Monday, May 4, 2009
The more I work among the Lutherans the more I am opposed to a covenantal agreement within the Anglican Communion. I chatted with a Lutheran seminarian this week and listened to how she described her faith. She is singularly a believer in the Lutheran Confessions. And that is as it should be. The theology she espoused was as ‘orthodox’ as she was fervent. And I am sure I was much like her when I graduated from seminary. But the theology that I spouted was not from the 16th century; it was true 20th century process/liberation theology.
What I have observed among the Lutherans is that the power of covenants and confessions last much longer than their intended purpose. Certainly the Lutheran leaders, both secular and sacred, needed to come to a common covenant in order to bring some commonality to the wide-spread call for theological growth during the Reformation. Anytime a specific theology, or interpretation of Scripture has been enforced as the sole formula of Christian thinking, as it had during the Middle Ages, it is not surprising that the call for re-thinking that Luther gave in the 95 theses was an opening of Pandora’s box. It was not only Luther; it was Calvin, Melanchthon, Zwingli and so many others who opened the minds of the laity to other ways of embracing Christ and the Church. However, the covenants have become as dogmatic as the Medieval Church was in the western part of Europe. Today I do not find among the Lutherans the kinds of grappling with the modern issues that I have among Episcopalians. In the light of modern psychology they still believe in the utter depravity of humanity—a concept that does not square, in my mind, with the generosity of the Incarnation.
I do not hear the struggle with substituionary atonement or original sin that I hear among Spong, Borg or Fox. It is impossible to address such topics because they are so fundamental to what it means to be Lutheran. They cannot address the possibility that all creation is good including human nature because ‘justification by Faith alone’ means that humanity has to be depraved after the Fall to make any sense of the death of Jesus. If there are other ways of entertaining Christ’s passion, they cannot be addressed because it would topple the whole meaning of Luther’s revolutionary acts.
Covenants or confessions trap perfectly legitimate and holy explanations of the faith in a time warp. They demand obedience and honor long after the explanations have been lost their meanings.
Now the Covenant that Anglicans is entertaining, no matter which rewrite is being bantered about presently, is not a theological document for the most part. It is basically to proclaim Church order. However, it seems that to do so requires an adoption of a way of thinking or believing that is not in keeping with the Anglican tradition of the freedom of thought that was expressed in the Elizabethan settlement. It calls for a type of ecclesiology that does not for the most part engage TEC, Canada or for that matter New Zealand. There has been much discussion about the ulterior motives of those who have proposed the present Covenant, about its specific theologies, about desires for punishment or the acquisition of power.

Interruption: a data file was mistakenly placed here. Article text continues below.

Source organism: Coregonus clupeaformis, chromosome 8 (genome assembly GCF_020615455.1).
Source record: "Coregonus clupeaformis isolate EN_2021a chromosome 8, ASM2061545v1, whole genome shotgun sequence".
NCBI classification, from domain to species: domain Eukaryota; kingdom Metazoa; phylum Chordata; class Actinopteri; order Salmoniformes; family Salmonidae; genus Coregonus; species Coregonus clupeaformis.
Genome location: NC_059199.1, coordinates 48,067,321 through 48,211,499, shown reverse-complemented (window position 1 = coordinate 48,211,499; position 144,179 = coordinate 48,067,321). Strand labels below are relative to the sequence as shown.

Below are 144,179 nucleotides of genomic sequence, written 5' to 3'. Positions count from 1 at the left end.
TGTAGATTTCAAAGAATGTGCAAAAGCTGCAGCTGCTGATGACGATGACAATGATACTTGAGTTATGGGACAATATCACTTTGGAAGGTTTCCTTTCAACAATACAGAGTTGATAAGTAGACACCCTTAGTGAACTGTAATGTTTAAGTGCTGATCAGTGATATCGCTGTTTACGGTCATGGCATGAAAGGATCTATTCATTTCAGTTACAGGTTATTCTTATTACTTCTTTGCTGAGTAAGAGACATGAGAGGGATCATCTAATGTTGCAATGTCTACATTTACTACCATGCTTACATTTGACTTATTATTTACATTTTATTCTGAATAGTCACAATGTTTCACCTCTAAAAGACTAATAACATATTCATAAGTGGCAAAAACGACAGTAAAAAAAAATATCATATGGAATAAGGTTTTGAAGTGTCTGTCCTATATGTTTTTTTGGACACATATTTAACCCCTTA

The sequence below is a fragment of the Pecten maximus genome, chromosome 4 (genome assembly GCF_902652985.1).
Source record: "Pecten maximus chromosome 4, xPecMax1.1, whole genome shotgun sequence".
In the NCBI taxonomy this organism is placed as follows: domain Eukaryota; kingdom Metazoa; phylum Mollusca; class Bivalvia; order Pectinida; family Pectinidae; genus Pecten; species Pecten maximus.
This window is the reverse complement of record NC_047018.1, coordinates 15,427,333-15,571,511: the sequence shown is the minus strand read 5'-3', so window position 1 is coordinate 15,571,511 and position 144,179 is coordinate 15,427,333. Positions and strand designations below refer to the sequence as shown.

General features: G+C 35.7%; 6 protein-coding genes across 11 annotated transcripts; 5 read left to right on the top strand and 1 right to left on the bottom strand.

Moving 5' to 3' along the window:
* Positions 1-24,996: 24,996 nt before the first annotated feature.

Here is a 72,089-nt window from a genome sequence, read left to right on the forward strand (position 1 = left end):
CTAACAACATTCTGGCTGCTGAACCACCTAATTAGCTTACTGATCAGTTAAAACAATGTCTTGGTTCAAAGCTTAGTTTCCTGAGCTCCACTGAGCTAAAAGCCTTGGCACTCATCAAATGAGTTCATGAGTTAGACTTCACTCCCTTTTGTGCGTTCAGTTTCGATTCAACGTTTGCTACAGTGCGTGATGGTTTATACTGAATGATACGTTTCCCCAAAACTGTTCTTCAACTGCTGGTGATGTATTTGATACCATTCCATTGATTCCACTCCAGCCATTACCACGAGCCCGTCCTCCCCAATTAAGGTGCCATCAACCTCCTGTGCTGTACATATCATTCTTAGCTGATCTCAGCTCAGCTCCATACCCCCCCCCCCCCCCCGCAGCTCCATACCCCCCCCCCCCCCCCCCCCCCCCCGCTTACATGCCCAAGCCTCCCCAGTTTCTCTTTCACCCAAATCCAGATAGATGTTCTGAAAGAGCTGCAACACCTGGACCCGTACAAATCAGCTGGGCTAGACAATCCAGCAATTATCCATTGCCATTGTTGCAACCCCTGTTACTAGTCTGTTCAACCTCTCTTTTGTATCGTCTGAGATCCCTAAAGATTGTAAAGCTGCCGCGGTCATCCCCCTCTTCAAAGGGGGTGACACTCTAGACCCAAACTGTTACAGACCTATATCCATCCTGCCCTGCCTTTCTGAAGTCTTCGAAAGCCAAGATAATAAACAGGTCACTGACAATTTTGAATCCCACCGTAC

Any community of faith needs some kind of document that affirms the basics of commonality of the group. The Ridley document is fairly straight forward and simple and similar to the Chicago/Lambeth Quadrilateral of the 19th century. But there was present in the 19th century no underlying desire of one part of the communion to censure another. There were no churches standing in the wings desiring to be given the inheritance of the other. The purpose of an Anglican Covenant is not the same as either the Augsburg Confession or the Chicago/Lambeth Quadrilateral. It is not intent in inclusion into a shared life in Christ. Its purpose is to exclude those who do not think like the majority or those in power.
Even if The Episcopal Church were to assent to the Anglican Covenant, it would still not make us one with those who disagree in the main with the direction we are going in the area of addressing the misdeeds of the Church in dealing with LGBT people. It would not make us one in addressing the misdeeds of the Church in supporting slavery in the past. It would not help the Anglican Church to address the inherent sinfulness in the forms of subjegation that we employed under the guise of colonialism. The Covenant would just promote the continuation of the misuse of power that has long attended the Church.
If the creative theology that is frequenting the Church these days, setting people free from ways of thinking that have long hampered the faithful from coming to mature faith in the God then we cannot commit ourselves to covenants that would put more emphasis on punishment than it does on the freedom of the Word. TEC needs to be able to proclaim of message of hope for all its members, not just those whose ‘manner of life’ is acceptable. We need to be a Church which can tolerate and even teach ways of thinking of God that expand rather than provide refuges for ancient theologies. “New occasions [still] teach new duties” even when the majority doesn’t want to look.